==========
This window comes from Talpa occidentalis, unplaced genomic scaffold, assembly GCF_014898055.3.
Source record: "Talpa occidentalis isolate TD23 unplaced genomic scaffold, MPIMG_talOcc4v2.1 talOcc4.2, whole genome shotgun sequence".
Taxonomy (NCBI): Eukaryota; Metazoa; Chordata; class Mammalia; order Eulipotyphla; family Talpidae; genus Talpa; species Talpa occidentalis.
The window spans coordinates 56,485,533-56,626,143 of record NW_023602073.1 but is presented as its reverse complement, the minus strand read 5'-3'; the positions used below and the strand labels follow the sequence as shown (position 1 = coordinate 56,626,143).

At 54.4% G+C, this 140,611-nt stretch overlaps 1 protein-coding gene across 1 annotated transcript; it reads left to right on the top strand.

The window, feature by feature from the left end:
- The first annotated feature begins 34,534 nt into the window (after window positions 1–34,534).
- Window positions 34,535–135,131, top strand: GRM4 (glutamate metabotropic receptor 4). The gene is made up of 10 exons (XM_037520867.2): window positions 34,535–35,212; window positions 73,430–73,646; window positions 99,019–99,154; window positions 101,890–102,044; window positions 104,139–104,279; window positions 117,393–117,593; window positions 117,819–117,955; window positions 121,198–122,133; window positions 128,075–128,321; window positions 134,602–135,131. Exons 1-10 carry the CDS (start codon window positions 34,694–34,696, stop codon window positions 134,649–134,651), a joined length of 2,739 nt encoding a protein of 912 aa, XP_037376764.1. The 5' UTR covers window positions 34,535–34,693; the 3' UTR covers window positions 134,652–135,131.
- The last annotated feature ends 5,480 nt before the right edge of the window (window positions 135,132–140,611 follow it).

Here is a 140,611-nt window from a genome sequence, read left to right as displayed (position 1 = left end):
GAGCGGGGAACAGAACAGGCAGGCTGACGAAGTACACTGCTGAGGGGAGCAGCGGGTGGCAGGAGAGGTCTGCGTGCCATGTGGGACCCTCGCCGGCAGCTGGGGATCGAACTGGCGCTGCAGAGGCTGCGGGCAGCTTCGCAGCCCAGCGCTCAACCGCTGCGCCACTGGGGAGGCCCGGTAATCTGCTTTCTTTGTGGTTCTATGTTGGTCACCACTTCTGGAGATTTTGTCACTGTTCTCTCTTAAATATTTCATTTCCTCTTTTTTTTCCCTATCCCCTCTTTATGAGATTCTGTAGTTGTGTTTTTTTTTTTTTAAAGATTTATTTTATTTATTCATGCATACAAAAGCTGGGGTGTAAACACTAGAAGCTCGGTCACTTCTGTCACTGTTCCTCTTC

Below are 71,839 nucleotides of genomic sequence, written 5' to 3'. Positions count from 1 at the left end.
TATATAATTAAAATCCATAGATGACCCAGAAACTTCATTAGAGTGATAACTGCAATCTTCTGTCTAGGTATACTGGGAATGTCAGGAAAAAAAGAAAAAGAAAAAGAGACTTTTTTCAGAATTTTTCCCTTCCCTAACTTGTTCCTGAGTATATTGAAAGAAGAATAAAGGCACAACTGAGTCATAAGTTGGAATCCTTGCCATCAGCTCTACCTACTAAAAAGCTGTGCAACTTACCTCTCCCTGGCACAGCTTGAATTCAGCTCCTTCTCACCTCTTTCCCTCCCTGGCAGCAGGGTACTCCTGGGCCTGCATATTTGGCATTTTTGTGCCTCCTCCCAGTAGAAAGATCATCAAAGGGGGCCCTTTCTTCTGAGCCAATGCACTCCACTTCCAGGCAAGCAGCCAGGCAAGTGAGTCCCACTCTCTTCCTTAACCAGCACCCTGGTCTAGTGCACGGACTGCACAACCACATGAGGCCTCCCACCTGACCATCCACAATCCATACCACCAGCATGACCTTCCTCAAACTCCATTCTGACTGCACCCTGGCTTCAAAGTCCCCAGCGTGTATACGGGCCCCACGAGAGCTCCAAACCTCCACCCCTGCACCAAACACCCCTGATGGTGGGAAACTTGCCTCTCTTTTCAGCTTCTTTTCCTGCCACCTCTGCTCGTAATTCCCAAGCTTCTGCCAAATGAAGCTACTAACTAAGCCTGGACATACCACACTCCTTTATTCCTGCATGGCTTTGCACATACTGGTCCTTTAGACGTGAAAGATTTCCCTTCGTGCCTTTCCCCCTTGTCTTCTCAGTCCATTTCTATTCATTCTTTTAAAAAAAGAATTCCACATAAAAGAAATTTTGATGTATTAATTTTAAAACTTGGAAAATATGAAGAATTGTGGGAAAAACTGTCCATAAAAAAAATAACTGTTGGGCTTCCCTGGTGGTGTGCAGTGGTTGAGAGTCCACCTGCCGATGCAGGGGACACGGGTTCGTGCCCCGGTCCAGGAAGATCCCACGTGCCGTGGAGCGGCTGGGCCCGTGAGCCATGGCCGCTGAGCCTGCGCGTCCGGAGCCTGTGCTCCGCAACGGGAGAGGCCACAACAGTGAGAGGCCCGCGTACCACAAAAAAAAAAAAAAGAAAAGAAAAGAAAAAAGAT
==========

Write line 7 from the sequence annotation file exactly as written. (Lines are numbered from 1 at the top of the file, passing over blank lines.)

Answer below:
- The first annotated feature begins 34,534 nt into the window (after window positions 1–34,534).